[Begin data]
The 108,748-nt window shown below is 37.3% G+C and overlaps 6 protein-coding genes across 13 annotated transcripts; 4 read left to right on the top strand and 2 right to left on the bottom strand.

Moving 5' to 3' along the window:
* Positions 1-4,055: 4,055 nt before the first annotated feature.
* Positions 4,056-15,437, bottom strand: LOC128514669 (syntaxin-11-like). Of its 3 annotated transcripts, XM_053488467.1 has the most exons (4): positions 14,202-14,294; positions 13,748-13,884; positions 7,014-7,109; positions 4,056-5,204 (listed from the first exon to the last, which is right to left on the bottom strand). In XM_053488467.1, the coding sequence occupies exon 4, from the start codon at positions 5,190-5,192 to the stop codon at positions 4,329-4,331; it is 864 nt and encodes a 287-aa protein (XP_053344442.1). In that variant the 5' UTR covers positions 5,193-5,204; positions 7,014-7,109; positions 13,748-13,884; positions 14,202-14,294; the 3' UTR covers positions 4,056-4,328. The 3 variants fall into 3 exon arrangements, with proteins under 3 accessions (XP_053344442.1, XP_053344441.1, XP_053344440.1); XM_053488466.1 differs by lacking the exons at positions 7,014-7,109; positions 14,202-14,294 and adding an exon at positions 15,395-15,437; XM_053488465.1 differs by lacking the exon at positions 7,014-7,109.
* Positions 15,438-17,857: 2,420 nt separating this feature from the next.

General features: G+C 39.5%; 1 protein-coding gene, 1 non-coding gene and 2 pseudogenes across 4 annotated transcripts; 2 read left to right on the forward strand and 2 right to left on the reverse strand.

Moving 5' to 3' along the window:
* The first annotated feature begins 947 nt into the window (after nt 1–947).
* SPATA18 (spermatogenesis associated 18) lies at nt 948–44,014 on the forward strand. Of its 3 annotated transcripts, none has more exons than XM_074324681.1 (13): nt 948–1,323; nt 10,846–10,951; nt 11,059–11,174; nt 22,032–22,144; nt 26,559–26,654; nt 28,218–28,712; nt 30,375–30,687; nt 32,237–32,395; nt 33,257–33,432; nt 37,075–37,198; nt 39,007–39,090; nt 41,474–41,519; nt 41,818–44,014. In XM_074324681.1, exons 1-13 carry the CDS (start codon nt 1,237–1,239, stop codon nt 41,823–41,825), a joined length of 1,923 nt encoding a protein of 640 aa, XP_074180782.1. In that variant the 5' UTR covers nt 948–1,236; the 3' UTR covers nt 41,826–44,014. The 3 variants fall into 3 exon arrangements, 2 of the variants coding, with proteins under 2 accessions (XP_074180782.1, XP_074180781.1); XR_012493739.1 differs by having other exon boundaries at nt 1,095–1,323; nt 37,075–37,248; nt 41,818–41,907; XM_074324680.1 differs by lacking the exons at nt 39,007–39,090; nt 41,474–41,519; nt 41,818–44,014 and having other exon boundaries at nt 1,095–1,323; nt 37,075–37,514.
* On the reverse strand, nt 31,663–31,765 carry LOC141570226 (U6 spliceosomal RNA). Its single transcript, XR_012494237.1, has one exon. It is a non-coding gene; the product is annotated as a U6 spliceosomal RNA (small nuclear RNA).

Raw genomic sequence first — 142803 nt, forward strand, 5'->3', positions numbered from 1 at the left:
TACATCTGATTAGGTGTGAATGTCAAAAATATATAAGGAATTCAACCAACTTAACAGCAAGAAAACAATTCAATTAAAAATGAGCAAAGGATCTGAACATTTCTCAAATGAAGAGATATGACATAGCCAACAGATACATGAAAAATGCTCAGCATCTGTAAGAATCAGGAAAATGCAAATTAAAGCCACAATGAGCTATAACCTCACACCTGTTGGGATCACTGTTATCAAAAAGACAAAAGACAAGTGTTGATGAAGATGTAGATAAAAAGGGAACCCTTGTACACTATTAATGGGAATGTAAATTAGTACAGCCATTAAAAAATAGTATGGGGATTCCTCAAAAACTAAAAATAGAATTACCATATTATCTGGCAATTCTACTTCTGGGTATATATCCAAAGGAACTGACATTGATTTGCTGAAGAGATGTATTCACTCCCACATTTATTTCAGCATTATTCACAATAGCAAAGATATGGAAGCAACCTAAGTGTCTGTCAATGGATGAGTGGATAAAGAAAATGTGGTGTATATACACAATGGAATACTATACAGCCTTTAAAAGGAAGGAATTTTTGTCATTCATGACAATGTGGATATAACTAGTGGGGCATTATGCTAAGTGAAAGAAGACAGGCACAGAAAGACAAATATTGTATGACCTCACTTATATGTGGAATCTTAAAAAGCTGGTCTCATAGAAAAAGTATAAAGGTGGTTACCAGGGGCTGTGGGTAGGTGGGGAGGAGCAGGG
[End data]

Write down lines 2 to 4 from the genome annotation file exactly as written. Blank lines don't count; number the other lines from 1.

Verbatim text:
Moving 5' to 3' along the window:
* Positions 1-4,055: 4,055 nt before the first annotated feature.
* Positions 4,056-15,437, bottom strand: LOC128514669 (syntaxin-11-like). Of its 3 annotated transcripts, XM_053488467.1 has the most exons (4): positions 14,202-14,294; positions 13,748-13,884; positions 7,014-7,109; positions 4,056-5,204 (listed from the first exon to the last, which is right to left on the bottom strand). In XM_053488467.1, the coding sequence occupies exon 4, from the start codon at positions 5,190-5,192 to the stop codon at positions 4,329-4,331; it is 864 nt and encodes a 287-aa protein (XP_053344442.1). In that variant the 5' UTR covers positions 5,193-5,204; positions 7,014-7,109; positions 13,748-13,884; positions 14,202-14,294; the 3' UTR covers positions 4,056-4,328. The 3 variants fall into 3 exon arrangements, with proteins under 3 accessions (XP_053344442.1, XP_053344441.1, XP_053344440.1); XM_053488466.1 differs by lacking the exons at positions 7,014-7,109; positions 14,202-14,294 and adding an exon at positions 15,395-15,437; XM_053488465.1 differs by lacking the exon at positions 7,014-7,109.